The Bank of England has risen interest rates to 0.75%, an increase of 0.25% and to the highest level in nearly a decade. Are landlords likely to raise their rents to cover the costs, will it hardly impact their finances for a while, or could they benefit on the effect it’ll have on the whole housing and rental market? There are different opinions and projections coming from the property and finance industries and it seems they vary depending on which situation landlords are in and what type of mortgages they have.

Fixed Rates Provide Immunity as More People Could Turn to Renting

If landlords rely on a mortgage they have been urged to move swiftly with any new property purchases as borrowing costs are now expected to rise.

Chief Executive of mortgage broker Property Master, Angus Stewart, said, “Landlords who are looking to borrow to buy a new property or refinance their existing portfolio may need to move very fast indeed if they are going to benefit from some of the good deals we have seen.”

However, data from online letting agents Upad indicates more than 50% of landlords are on fixed rate mortgages so it won’t impact their repayments because they’ll stay the same each month. With more competitive mortgage products on the market it could even mean landlords making lower repayments in the future.

James Davis, Founder and CEO of Upad, is saying landlords should look at the bigger picture of how the mortgage interest rates affect the housing and rental market. He said, “On the one hand, there’s an on-going lack of affordable housing for purchase which maintains a level of buoyancy in the rental market. At the same time, this small rate increase could knock confidence in the housing market, meaning people choose to rent for longer.”

In either of those scenarios he believes those landlords don’t need to worry and can in fact benefit from the interest rises. The industry will be monitoring all affected parties to see if this turns out to be the case. Landlords borrowing on a five-year fixed rate mortgage won’t feel the change until their current deal runs out. Longer term fixed rate products could become more widespread as borrowers want more financial stability.

Shaun Church, Director at Private Finance, said, “10-year fixed mortgages provide a decade of immunity against rising rates and the average cost is relatively low at just 2.74%, compared to 1.73% for a two year fix.

“However, they often come with early repayment charges if borrowers switch their mortgage deal before 10 years is up.” He thinks lenders should offer greater flexibility as the demand moves towards long term products.

A Blow for Buy-to-Let Investors

Buy-to-let property owners who are on mortgages that have variable or tracker rates will face the brunt of interest costs. As well as increased interest repayments, accountants are warning how for the current tax year, they will only receive full interest relief on 50% of the cost of interest incurred, with the other 50% only receiving basic rate tax relief. Accountancy firms are pointing out to investors that the amount eligible for a full interest relief will reduce by a further 25% from April 2019. From April 2020, interest incurred will only attract basic rate tax relief. Many buy-to-let landlords and property owners will not have yet calculated the position the reduced interest relief will have had on their profits from 2017/18.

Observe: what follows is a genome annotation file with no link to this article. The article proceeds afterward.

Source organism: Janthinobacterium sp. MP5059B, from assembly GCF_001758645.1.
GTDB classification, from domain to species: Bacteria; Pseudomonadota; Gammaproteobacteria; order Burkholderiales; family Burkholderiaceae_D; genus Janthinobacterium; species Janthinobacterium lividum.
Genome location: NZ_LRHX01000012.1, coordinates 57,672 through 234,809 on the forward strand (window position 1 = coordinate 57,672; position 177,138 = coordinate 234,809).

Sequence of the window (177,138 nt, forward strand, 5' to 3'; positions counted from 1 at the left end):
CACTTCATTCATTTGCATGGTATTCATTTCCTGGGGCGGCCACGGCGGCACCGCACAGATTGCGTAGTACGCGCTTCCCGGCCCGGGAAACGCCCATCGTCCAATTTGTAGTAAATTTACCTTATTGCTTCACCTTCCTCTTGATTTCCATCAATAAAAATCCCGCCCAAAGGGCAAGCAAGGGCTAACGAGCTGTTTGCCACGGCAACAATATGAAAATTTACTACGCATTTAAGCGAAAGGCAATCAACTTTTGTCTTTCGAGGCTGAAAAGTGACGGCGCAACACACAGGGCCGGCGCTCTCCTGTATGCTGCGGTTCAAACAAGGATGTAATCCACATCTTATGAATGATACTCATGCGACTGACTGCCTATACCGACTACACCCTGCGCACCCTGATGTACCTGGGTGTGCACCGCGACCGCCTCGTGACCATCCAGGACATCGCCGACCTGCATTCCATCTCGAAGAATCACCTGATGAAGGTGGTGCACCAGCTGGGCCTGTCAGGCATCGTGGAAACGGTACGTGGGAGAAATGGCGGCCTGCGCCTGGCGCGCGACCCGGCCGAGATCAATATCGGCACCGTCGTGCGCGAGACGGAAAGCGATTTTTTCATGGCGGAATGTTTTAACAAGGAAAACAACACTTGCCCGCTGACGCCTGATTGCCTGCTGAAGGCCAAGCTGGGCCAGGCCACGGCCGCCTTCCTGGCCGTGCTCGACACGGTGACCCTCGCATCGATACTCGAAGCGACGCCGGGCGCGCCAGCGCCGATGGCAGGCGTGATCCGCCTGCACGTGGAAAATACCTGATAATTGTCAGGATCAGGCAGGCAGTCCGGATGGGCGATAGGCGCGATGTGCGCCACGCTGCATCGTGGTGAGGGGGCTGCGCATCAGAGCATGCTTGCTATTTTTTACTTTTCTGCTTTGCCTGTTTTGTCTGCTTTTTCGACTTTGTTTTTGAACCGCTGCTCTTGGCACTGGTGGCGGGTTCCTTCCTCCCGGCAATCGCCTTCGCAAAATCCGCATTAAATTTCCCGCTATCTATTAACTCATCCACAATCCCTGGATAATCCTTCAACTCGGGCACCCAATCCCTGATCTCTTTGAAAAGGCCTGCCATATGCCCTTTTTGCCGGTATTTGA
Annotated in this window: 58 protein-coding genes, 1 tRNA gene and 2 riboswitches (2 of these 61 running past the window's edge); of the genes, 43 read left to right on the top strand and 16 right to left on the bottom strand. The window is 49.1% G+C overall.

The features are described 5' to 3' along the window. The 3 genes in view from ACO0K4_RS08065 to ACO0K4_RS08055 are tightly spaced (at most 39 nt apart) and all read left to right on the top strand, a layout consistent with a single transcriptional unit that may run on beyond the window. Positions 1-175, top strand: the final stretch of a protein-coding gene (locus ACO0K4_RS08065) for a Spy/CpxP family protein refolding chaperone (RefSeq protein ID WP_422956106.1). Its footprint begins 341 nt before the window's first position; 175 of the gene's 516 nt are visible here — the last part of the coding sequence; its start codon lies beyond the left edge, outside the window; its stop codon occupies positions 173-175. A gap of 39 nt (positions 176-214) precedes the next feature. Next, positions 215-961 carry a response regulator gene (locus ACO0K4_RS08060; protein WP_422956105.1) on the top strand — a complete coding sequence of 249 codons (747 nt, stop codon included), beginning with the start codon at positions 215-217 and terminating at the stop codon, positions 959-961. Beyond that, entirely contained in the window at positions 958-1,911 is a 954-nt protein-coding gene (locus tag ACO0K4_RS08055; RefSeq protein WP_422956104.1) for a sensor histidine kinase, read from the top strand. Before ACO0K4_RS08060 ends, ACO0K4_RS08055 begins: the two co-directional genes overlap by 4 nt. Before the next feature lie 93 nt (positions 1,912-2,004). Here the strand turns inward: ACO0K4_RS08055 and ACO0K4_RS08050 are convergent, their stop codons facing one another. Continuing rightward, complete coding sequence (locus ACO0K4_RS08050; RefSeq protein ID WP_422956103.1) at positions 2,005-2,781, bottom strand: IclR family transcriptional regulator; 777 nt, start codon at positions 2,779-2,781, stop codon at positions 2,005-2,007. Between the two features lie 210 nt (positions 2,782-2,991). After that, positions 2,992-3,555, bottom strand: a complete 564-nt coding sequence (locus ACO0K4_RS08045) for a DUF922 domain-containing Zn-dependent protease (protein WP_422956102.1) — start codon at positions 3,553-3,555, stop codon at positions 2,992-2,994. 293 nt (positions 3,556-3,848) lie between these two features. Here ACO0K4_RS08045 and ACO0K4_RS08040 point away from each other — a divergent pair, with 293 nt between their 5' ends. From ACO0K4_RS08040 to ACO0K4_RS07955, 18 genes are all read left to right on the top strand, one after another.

Rental and property marketplace firm TheHouseShop carried out research earlier in 2018 and found nearly one in three landlords were planning to raise rents over the next year to help cover increased running costs of their rental business.

Nic Marr, co-founder of TheHouseShop, thinks if mortgage lenders increase their rates then even more landlords could raise their rent fees, from 2% to 4%. He added, “Unfortunately, this could mean that tenants end up taking on the cost of the rates rise, as buy-to-let landlords, in many cases, price their rental properties according to their mortgage repayments.”

Who is Affected Most?

Most banks and building societies are expected to pass on much of the interest rate rise to their savers and borrowers. It will be welcome news to the savers who have yet to invest in a property and have seen lower rates on their savings during the past decade.

The rise is likely to affect those landlords with a buy-to-let mortgage on a variable or standard variable rate. If the industry research is a true reflection, then it would seem the interest rate rise won’t impact negatively on a majority of landlords and if it causes an increase in new tenancies then they can all stand to benefit. When starting a new tenancy make sure to protect your investment by having an expert carry out a comprehensive check-in report. Assist Inventories provide a full range of professional inventory and check-in services across London to satisfy all parties.